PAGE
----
With the Paralympics starting today and as it's National Fitness Day today, it seems the perfect time to reflect back on things we have learnt from the Rio Olympics 2016.
Winners get right back up
Possibly everyone's favourite refugee, Britain's Mo Farah, showed us during his race that when you fall, you should get up, dust yourself off (if you have the time) and try again. And perhaps Mo's past plays a part in his determination to get up again. Mo escaped Somalia to Djibouti as a young child when his country became increasingly lawless, with murder and kidnapping rife. Mo eventually moved to Europe to be with his grandmother in Holland but decided to join his father in Britain instead. Mo was already equipped to know not to give up. After the race. Mo said that the thought of all those months of hard work going to waste because of a fall was enough to push him to win.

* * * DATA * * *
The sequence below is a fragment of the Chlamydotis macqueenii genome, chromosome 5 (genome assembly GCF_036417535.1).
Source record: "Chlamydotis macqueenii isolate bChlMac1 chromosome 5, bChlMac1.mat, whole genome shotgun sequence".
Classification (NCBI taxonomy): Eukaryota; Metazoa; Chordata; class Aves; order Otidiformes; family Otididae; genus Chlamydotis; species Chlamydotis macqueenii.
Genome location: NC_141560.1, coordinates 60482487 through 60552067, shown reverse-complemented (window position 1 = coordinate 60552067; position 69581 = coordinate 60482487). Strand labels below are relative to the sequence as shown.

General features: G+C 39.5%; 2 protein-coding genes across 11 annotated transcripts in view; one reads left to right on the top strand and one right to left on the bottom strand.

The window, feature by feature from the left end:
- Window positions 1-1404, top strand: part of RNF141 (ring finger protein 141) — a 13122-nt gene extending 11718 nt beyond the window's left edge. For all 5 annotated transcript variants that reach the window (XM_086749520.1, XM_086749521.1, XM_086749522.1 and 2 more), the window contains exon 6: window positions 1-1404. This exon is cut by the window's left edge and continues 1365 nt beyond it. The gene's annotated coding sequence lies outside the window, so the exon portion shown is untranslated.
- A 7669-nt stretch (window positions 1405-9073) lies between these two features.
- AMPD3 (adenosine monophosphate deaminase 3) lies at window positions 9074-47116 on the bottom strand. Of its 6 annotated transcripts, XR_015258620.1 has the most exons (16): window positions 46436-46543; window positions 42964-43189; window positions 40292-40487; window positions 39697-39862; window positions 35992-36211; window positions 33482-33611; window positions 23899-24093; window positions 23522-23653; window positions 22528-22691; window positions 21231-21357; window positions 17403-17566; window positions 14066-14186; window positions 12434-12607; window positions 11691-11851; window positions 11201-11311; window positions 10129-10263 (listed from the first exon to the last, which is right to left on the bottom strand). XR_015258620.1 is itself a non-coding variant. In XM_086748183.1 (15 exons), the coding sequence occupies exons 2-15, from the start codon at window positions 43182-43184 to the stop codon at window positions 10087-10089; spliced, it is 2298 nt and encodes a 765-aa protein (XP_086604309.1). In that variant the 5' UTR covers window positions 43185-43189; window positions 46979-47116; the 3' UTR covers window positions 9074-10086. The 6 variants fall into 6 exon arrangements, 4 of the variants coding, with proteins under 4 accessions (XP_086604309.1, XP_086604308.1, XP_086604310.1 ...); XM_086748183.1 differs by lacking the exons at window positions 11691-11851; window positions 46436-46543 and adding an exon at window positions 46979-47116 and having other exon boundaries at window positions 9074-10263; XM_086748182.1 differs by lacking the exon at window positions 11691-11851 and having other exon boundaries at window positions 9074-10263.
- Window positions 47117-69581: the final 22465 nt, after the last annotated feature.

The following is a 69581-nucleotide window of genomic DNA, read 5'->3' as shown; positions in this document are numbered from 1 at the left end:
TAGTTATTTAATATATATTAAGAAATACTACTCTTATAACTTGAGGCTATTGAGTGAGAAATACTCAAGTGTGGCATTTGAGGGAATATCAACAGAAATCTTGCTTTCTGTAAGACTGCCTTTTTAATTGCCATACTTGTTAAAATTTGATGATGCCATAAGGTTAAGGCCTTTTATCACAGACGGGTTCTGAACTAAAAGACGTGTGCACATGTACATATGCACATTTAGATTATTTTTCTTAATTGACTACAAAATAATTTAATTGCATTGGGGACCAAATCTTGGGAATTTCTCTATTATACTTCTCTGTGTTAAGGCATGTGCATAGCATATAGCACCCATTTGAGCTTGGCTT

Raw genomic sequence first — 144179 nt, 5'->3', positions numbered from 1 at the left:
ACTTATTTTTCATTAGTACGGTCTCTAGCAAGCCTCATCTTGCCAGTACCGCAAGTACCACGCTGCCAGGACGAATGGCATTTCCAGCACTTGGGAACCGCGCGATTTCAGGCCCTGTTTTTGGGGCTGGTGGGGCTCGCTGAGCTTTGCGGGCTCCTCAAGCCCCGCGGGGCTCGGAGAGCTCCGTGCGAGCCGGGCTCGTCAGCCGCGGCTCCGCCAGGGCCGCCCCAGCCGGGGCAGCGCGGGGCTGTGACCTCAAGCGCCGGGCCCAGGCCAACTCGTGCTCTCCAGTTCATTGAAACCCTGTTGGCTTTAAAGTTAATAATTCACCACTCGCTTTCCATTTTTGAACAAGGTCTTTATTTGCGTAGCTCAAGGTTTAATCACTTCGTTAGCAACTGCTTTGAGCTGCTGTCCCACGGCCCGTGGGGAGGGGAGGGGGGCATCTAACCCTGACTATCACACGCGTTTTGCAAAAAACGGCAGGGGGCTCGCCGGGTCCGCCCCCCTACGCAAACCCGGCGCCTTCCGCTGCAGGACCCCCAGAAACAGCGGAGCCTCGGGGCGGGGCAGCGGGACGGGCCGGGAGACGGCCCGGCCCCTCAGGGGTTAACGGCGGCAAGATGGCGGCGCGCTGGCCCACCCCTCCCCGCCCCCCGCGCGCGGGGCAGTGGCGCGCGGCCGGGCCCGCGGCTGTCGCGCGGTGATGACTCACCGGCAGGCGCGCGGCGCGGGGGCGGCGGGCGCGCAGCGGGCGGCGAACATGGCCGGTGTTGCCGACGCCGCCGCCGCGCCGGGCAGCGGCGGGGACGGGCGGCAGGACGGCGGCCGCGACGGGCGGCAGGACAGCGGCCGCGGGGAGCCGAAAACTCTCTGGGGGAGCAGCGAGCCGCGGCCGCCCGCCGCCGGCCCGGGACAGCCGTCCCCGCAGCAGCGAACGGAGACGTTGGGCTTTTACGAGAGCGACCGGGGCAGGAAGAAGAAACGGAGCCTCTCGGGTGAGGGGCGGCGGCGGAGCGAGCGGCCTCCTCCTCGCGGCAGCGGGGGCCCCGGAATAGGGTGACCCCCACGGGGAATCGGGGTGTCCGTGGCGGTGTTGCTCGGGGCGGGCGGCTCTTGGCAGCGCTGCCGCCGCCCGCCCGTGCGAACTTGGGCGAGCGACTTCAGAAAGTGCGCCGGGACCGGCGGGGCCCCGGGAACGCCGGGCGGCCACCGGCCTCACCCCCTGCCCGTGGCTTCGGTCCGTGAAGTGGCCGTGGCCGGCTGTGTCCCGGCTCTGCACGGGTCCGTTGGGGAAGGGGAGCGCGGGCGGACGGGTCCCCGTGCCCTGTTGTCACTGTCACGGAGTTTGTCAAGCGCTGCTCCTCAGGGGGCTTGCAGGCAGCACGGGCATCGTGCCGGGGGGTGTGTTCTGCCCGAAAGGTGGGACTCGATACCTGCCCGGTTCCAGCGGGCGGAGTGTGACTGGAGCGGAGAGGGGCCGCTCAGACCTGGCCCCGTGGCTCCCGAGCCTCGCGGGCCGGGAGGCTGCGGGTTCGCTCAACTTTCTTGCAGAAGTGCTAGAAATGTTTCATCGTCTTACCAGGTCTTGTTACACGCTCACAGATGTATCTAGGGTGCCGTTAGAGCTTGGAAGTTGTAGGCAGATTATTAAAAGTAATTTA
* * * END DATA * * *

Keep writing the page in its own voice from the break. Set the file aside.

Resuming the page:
Remember good advice
What a funny moment between trainer and sportsperson when Japanese wrestler, Risako Kawai, celebrated her gold medal by body-slamming her coach to the ground. After defeating Belarus' Maria Mamashuk, the 21-year-old's coach came over to congratulate her. But whilst Kazuhito Sakae was expecting a hug, Kawai threw him to the ground... twice! Her reason was that her coach had told her to keep a cool head and be daring" and so she did just that always had in her mind to attack.
Sibling rivalry is the most supportive rivalry
Venus and Serena Williams are probably the best examples of how siblings can be your greatest rivals and yet your biggest supporters. This year's Olympics saw a few siblings taking part in the same events with the same attitude. The Brownlee brothers, Alistair and Jonny, who won gold and silver in the men's triathlon. They collapsed together at the end of the race and embraced.